Lord Patten, on behalf of the BBC Trust said:
“At the heart of the BBC is its role as a trusted global news organisation…. (George) offered us his resignation because of the unacceptable mistakes and unacceptable shoddy journalism which had caused so much controversy…. He’s behaved as editor with huge honour and courage…George had set on putting in place a number of changes, which will be required in this great organisation and it’s a tragedy that he was overwhelmed, as we all were to a great extent, by these events….”
Lord Patten has subsequently suggested that there needs to be substantial change and reform of the BBC, and has attacked its top heavy management structures.
The questions posed by the BBC news and current affairs coverage include:
1. Why did they have a long record of failing to offer reasonable air time and fair treatment to Eurosceptics? Why did it take external studies to reveal the shortage of airtime given to critics of the EU, the adverse way they were introduced and treated, and the more frequent interruptions they suffered?
2. Why are critics of global warming theory either ignored or treated as cranks, when there is still serious scientific and economic debate about the causes of climate change, the extent of it and the best way of responding to it?
3. Why does the BBC normally interview people from a left of centre perspective – demanding more expenditure, higher taxes, more government intervention – rather than from a right of centre perspective, asking people why they don’t cut taxes, control spending and reduce the role of government? Shouldn’t a balanced broadcaster do a bit of each?#
4. Why are losses, unusual tax arrangements, financial engineering in the public sector treated more leniently than similar things in the private sector?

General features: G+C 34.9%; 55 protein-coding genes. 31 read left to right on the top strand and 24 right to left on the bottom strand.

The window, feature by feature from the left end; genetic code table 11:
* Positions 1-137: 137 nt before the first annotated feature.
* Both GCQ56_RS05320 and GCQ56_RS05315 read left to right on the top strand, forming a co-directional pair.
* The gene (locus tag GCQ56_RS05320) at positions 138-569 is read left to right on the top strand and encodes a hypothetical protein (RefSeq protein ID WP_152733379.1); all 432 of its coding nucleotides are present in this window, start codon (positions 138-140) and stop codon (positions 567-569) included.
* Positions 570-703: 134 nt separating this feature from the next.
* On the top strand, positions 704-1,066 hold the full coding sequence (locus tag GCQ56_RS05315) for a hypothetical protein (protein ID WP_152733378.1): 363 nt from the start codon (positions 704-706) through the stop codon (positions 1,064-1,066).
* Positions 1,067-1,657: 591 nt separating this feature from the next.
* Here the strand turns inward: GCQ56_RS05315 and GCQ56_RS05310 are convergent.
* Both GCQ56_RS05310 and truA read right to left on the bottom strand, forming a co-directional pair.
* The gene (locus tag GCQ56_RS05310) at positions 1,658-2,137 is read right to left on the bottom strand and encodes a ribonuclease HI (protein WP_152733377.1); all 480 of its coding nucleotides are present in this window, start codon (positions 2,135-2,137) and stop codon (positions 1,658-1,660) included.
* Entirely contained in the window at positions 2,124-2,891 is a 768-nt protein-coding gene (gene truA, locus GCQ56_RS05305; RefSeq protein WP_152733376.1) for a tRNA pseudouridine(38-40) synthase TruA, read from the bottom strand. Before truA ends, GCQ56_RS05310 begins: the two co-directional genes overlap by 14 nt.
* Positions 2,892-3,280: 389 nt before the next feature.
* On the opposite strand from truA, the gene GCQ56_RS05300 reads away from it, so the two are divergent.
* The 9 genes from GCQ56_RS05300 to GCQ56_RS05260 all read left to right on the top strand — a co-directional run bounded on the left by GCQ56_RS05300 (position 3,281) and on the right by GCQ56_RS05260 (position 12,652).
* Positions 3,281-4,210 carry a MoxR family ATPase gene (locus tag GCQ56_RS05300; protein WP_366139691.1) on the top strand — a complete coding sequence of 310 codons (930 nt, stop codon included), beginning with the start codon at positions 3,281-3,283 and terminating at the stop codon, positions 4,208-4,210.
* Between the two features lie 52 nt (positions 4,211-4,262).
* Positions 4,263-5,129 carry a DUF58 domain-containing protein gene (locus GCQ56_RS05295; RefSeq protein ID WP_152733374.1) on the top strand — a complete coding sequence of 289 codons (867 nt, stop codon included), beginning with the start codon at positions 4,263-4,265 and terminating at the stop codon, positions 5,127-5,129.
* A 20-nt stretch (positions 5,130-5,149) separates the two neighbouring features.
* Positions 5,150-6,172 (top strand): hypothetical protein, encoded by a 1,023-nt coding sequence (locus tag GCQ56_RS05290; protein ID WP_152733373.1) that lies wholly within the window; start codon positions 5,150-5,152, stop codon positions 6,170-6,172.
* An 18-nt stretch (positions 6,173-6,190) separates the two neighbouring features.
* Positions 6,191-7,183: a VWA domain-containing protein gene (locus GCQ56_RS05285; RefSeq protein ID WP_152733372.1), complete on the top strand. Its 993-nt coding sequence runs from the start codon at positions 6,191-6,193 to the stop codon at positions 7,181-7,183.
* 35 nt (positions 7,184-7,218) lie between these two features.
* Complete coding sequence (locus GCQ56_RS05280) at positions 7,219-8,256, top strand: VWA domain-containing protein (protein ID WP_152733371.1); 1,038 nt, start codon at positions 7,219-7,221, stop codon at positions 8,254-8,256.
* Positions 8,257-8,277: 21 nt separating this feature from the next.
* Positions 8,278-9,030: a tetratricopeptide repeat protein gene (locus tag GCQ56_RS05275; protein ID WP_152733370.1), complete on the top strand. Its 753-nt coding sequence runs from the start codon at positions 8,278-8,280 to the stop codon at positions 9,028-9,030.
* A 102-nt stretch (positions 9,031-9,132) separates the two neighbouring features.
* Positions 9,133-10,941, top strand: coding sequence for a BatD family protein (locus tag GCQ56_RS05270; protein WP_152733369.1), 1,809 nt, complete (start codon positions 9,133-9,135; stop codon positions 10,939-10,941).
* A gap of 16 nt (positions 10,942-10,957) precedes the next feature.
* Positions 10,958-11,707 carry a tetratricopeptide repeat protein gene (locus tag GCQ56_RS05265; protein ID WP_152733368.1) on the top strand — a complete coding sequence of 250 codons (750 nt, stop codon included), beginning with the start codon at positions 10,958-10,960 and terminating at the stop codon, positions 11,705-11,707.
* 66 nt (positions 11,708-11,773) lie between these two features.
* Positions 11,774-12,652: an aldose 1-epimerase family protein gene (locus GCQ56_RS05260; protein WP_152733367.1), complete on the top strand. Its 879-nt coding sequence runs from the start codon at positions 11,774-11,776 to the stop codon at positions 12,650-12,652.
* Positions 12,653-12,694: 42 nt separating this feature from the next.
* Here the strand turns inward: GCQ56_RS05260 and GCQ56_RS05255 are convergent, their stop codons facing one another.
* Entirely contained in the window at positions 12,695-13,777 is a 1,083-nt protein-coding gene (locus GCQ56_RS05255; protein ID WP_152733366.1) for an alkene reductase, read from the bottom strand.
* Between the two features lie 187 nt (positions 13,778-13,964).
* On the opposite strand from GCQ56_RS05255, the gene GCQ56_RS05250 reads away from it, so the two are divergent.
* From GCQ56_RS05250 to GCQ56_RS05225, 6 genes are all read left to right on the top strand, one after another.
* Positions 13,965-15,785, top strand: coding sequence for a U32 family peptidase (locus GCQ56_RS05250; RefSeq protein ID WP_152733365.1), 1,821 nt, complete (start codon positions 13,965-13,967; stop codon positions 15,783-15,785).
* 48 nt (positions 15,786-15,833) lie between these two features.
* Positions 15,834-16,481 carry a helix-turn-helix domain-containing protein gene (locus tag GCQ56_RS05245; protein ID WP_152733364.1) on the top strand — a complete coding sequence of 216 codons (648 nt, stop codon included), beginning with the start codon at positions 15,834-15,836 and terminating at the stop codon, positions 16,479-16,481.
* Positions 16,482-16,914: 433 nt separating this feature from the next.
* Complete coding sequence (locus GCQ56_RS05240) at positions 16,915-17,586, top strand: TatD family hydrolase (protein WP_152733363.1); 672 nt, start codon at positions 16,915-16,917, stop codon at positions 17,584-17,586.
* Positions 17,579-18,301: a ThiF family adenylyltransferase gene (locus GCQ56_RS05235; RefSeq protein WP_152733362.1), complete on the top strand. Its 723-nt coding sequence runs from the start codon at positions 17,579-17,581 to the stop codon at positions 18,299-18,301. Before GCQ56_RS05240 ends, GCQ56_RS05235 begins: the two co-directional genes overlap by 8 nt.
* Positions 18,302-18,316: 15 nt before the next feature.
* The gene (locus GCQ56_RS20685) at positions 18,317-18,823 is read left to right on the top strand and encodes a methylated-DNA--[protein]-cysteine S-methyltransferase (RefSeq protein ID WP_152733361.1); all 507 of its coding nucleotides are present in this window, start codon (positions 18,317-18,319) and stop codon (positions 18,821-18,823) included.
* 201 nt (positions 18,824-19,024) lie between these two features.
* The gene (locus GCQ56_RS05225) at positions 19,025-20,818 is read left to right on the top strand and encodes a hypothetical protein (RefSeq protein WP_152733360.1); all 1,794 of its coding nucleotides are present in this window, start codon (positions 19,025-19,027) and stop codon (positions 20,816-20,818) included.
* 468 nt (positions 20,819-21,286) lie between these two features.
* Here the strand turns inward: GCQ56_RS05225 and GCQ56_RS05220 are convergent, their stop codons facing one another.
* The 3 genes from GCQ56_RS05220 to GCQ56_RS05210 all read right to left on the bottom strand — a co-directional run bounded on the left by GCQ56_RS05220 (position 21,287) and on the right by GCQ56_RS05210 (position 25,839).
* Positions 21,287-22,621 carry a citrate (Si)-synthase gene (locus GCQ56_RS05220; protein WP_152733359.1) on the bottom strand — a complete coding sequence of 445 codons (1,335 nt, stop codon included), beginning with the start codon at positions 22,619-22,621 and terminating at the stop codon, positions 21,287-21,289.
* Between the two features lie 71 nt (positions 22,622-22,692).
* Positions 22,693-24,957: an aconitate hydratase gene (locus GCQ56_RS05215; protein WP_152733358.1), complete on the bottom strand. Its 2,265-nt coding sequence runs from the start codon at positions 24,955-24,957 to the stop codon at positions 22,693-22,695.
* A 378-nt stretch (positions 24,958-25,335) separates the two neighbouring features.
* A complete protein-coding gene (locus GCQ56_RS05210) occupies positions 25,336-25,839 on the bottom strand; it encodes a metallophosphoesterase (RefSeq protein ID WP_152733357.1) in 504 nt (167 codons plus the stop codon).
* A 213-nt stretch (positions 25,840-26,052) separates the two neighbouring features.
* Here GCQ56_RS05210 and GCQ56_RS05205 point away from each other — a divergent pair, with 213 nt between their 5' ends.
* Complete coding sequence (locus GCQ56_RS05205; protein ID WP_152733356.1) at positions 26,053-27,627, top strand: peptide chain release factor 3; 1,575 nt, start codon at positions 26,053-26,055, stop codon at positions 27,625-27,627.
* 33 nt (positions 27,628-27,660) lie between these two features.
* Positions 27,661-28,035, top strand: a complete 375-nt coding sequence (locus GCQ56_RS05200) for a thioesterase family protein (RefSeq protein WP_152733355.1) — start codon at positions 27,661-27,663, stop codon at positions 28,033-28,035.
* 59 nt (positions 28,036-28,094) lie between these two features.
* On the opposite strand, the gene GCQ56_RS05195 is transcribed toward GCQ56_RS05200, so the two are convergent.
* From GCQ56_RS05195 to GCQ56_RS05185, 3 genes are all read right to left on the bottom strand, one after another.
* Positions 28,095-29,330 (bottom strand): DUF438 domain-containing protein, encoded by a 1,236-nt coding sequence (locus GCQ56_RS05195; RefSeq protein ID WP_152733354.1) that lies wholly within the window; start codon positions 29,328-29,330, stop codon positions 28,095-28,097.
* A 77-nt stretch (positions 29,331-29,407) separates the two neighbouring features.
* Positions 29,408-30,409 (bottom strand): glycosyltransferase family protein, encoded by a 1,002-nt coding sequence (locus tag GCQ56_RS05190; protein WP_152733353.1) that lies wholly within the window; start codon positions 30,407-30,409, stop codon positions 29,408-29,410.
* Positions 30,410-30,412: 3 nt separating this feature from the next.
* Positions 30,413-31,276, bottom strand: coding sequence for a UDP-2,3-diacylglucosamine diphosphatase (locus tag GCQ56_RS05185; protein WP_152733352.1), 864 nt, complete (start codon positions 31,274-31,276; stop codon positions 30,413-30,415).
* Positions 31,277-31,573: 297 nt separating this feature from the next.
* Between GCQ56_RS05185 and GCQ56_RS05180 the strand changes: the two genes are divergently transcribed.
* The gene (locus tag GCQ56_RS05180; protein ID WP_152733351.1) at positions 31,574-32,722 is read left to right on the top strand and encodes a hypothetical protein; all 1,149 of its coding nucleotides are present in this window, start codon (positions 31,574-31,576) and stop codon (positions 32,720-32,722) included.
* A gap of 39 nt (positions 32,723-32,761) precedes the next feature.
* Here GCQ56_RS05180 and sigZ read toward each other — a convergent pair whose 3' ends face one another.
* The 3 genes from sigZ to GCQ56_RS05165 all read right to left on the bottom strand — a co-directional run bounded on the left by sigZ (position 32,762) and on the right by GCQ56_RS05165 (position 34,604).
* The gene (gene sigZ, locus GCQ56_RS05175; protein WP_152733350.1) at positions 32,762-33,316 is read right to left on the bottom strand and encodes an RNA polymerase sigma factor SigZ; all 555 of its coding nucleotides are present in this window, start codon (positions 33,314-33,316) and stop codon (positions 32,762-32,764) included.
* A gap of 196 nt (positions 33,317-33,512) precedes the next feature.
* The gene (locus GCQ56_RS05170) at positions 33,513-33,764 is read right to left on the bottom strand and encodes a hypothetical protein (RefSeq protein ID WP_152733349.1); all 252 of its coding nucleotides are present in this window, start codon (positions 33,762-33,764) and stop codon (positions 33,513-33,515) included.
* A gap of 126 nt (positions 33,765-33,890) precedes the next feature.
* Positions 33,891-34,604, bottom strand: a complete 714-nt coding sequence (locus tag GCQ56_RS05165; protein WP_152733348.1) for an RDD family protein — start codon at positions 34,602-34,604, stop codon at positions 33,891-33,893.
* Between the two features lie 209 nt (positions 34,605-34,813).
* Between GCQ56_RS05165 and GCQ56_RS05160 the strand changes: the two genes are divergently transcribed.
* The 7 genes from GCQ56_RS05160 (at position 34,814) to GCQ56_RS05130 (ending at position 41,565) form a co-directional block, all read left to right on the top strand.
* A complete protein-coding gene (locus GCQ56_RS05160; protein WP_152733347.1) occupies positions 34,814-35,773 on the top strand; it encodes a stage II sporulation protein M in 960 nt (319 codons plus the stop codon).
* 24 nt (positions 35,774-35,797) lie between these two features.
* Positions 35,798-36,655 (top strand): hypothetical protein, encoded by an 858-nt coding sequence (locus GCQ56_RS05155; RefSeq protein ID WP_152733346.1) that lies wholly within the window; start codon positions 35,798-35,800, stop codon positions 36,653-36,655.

5. Why did all the layers of BBC management fail to instill into Newsnight after the Savile crisis the need to investigate thoroughly and present a case with evidence to back it up where there is plenty of evidence, and to cancel an enquiry where there is insufficient evidence?
6. Why, after the failure of the Newsnight team on the Savile issue, did management not require stricter reporting and higher standards for future work?
7. Which managers approved the Macalpine piece? Had anyone on Newsnight read the Waterhouse Report which had looked at these allegations years before? Had they seen the comments on their witness? Why did they fail to put the allegations to the person they were falsely accusing? Why did they tweet out that they would be revaling a top tory paedophile, only not to name one? Why did they not expose again the actions of Labour Clwyd County Council, which was responsible for the children’s home and the social service department in question? Why did they not remind us of the 7 people who were successfuly convicted of crimes in the North Wales abuse tragedy, none of whom were prominent Conservatives?
8. What changes did Mr Entwistle wish to put in place? Why did he not tell the Select Committee or the Today programme about these?
9. If Mr Entwistle “exemplifies the highest sdtandards of public service broadcasting” why did these obvious errors occur on his watch?
10. What is the BBC going to do about its top heavy and clearly ineffective management? Shouldn’t the editors of flagship programmes be responsible for their journalistic output, discussing it with lawyers and others where necessary? Isn’t the only other person who must have a view in difficult cases, the Editor in Chief?
12. Why does Mr Entwistle get such a large pay off when he has done the job for such a short space of time and decided to resign because he did not think he had done or could do the job well enough?
The BBC Trust needs to tell us what value we are getting for the all the expensive layers of management in the BBC. They need to tell us who is responsible for controlling editors whose journalistic standards are not high enough, or who is responsible for appointing them.